I approached Bungie's Trials of Osiris on Wednesday as I imagine most Destiny players did. I expected 'stuff': new stuff, different stuff, exciting stuff. 'Stuff' is, after all, the way that the ongoing growth of a massively multiplayer game is tracked and measured. New armour, new weapons, new maps, new modes and events: stuff you can arrange into a list, stuff you can hold up next to the asking price for House of Wolves to determine if the expansion is worth the asking price to you.
I didn't expect to come away seeing Destiny in a completely different light. I certainly didn't expect to come away convinced of Destiny's potential as a competitive spectator experience, as an eSport. A little context: eSports are, as part of my role at GR+ sister site PC Gamer, the dayjob. Destiny is what I've done with my weekends and evenings since September, a console-bound hobby separate from my life writing about the MOBAs that dominate pro gaming on the PC. During the Trials of Osiris livestream, as TripleWreck and his team contended with Bungie devs across multiple rounds on a single map, I thought: I can imagine watching this live. I want to watch this live.
Bungie clearly anticipated that response - after all, they packed the room with spectators and put DeeJ in a jacket that is most charitably described as 'presenterly'. Yet they've kept this new angle very quiet: nobody expected anything more from Trials of Osiris than a new Crucible variant, something a bit like Iron Banner but with three-player teams and an Egyptian theme.
The design of the new mode screams competition, though. To my mind, eSports work best when their rules and scoring mechanics are readily visible to a spectator, when their mechanics allow for both strategic orthodoxy and individual bravado, and when play occurs according to a rhythm that makes the drama of each match easy to parse. Trials of Osiris ticks all of these boxes in a way that regular Crucible does not.
Destiny's complex system of kill points, bonus points, and point-multiplying capture points is gone. In Trials of Osiris, there's only one point that matters: the single point your team earns when you eliminate the enemy. Every snipe, clutch Super, and heroic revive leads towards this all-important single point. In the event of a stalemate, a sudden-death capture zone spawns that grants a win to whichever team nabs it. This encourages players to take risks, and risks create drama for spectators.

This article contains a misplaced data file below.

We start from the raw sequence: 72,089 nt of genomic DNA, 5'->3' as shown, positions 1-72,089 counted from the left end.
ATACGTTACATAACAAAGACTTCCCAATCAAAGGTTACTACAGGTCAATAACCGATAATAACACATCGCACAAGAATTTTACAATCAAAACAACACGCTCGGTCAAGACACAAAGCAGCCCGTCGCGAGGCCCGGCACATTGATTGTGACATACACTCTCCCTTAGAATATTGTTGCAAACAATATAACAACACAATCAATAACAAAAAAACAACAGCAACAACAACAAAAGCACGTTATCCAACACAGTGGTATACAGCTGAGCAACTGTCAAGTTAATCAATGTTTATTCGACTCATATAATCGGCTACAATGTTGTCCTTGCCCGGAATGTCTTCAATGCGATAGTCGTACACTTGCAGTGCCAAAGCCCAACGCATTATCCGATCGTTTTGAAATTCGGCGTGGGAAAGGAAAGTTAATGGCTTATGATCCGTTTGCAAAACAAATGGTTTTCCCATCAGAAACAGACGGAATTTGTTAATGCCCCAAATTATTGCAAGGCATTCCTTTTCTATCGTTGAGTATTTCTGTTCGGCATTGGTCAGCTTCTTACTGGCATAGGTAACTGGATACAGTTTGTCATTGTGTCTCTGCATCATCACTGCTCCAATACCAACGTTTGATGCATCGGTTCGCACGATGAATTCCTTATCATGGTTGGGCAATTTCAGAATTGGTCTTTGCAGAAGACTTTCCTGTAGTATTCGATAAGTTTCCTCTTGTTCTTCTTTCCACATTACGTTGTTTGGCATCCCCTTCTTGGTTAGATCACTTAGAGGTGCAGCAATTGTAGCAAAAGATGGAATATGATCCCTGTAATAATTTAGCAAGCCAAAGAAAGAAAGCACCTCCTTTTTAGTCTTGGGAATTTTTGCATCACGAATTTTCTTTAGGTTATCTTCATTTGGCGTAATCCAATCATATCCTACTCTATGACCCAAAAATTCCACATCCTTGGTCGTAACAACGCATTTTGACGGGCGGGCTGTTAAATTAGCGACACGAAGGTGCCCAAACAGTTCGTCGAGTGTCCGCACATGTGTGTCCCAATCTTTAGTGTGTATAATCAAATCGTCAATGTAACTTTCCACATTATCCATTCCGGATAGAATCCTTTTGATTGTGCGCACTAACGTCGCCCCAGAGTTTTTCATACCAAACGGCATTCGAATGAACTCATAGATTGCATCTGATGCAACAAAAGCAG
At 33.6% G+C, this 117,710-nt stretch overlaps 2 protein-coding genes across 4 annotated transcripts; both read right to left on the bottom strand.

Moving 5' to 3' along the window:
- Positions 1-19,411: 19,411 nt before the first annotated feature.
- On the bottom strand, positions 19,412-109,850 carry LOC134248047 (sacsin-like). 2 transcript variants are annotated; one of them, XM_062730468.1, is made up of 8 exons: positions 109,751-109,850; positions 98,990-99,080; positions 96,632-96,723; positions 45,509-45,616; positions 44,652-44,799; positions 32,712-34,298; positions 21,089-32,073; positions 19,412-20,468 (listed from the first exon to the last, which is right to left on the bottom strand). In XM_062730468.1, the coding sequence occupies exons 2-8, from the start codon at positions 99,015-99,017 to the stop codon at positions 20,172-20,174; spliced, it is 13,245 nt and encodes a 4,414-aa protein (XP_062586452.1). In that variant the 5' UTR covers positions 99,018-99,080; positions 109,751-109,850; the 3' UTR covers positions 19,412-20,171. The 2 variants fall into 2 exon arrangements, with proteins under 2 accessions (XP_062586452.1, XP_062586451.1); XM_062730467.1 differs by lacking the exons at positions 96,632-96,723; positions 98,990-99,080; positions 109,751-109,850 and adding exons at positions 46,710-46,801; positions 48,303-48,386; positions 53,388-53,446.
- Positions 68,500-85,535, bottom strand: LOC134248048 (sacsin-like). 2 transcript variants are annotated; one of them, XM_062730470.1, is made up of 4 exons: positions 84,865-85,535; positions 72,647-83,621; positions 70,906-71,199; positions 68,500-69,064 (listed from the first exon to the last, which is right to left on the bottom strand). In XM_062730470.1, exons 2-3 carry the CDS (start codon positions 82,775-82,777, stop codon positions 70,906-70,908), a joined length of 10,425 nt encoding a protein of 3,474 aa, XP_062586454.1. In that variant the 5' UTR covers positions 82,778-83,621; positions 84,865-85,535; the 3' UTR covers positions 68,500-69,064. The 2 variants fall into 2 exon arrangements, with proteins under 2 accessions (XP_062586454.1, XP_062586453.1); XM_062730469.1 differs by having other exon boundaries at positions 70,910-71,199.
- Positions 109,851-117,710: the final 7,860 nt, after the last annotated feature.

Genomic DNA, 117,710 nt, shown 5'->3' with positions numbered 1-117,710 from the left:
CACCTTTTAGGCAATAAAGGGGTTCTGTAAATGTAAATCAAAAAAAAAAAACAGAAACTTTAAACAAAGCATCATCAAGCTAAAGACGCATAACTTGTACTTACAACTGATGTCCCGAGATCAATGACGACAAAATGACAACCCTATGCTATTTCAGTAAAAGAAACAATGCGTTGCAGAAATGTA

The first-to-five-points structure is sports-like (specifically tennis-like) in and of itself, and the short rounds provide an interesting new context for Destiny's existing features. Watching the stream, it's notable how much more significant Supers seem when players only get one or two per match. What might be a regular occurrence in Control - scoring a multikill by dropping a Nova Bomb on a capture point, for example - becomes a game-winning homerun here. As such, it carries more risk: screw it up and you've just committed a potentially game-losing blunder. This, again, amounts to drama - and drama is the lifeblood of competitive gaming.
Does this mean we should expect to see ESL or MLG announce a Destiny tournament any time soon? No. Bungie have suggested nothing of the sort, and when these things start they tend to start with the eSports community. It would take a groundswell of community interest and buy-in from major eSports organisations to make competitive Destiny a reality. Trials of Osiris is a considerable step towards creating that interest, of course, but there are no guarantees.
The thing is: there doesn't need to be. This new competitive side to Destiny is good for the game in and of itself. By adopting some of the principles that make eSports fun to watch, Bungie are expanding the range of experiences that the game offers to regular players. This is something that Destiny badly needs, and one of the reasons I'm so excited about it.
Crucible is one thing. Crucible with a fireteam full of friends is a different, better thing. Crucible in a competitive framework, where the game mandates that you form a committed team of three, is something new. If you're familiar with competitive PC games, you'll know what a 'ranked ladder' is: a variant on regular online play that's less about treating it as a game and more about treating it as a hobby (or, indeed, as a sport.)
Destiny has had a degree of that before - there are certainly people who take Crucible and even competitive raiding very seriously - but it's never been encouraged within the game itself. Traditionally, endgame Destiny is about ticking off a series of daily and weekly boxes in order to amass loot. It is, as GoldVision aptly points out in this brilliant parody guide, a 'commit-to-win' game. Trials of Osiris won't change this entirely - you will still need to work for those exotic hand cannons - but it stresses a new type of commitment, adding more abstract disciplines like teamwork and personal improvement to a formula that has previously boiled down to 'put in time, get stuff'.
That's why I'm excited that Destiny is adopting some of the ideas that underpin eSports: not because somebody is going to win big money by playing it on a stage, but because it expands what the game means for everybody else. Previously, I kept Destiny in the box in my brain marked 'happy grindy looty shooty time'. The hardest thing I had to learn to do was run sword on hardmode Crota. Now I'm thinking about forming a team, taking all that Iron Banner experience and making it mean something. I can't wait. My scant remaining free time is doomed.